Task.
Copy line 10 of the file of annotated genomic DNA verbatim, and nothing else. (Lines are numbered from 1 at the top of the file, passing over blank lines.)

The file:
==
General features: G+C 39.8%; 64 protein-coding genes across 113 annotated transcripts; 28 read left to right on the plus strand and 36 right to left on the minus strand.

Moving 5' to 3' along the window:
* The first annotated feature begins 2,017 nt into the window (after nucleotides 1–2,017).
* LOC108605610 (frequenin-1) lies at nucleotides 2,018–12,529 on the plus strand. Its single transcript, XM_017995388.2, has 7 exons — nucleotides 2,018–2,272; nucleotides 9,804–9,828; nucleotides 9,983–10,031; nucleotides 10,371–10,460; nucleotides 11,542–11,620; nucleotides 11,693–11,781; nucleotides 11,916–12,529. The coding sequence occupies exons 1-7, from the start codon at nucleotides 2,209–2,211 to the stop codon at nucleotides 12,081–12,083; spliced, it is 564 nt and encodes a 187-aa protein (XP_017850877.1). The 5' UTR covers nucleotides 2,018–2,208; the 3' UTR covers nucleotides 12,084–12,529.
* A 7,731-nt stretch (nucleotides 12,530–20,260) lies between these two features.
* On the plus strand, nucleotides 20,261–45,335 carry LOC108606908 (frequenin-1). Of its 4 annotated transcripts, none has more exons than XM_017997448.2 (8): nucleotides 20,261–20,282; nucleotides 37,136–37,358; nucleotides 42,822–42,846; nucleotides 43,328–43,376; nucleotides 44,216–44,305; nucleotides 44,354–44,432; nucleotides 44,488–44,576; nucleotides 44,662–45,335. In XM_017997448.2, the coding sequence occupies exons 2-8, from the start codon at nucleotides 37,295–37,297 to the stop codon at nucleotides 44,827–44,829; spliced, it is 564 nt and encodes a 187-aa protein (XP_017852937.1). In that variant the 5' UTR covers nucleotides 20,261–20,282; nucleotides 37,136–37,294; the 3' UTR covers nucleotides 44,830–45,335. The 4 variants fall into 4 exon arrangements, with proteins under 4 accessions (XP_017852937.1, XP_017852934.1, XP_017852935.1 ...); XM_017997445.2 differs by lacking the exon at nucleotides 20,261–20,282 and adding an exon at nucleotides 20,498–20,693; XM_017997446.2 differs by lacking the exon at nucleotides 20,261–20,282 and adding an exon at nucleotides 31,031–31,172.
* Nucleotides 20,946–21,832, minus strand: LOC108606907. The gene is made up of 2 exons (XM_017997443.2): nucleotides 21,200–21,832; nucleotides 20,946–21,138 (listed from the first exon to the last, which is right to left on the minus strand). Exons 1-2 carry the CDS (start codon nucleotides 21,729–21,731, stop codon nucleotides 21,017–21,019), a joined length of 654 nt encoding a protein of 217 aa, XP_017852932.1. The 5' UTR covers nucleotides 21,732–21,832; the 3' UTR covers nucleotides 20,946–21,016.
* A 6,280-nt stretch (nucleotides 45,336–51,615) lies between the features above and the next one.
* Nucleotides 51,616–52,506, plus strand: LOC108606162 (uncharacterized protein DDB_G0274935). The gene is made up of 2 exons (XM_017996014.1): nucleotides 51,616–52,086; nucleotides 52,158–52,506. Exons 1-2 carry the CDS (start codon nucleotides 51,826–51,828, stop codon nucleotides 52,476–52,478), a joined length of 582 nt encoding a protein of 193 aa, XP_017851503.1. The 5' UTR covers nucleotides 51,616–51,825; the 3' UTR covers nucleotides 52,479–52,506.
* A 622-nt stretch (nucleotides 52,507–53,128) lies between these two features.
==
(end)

* A 622-nt stretch (nucleotides 52,507–53,128) lies between these two features.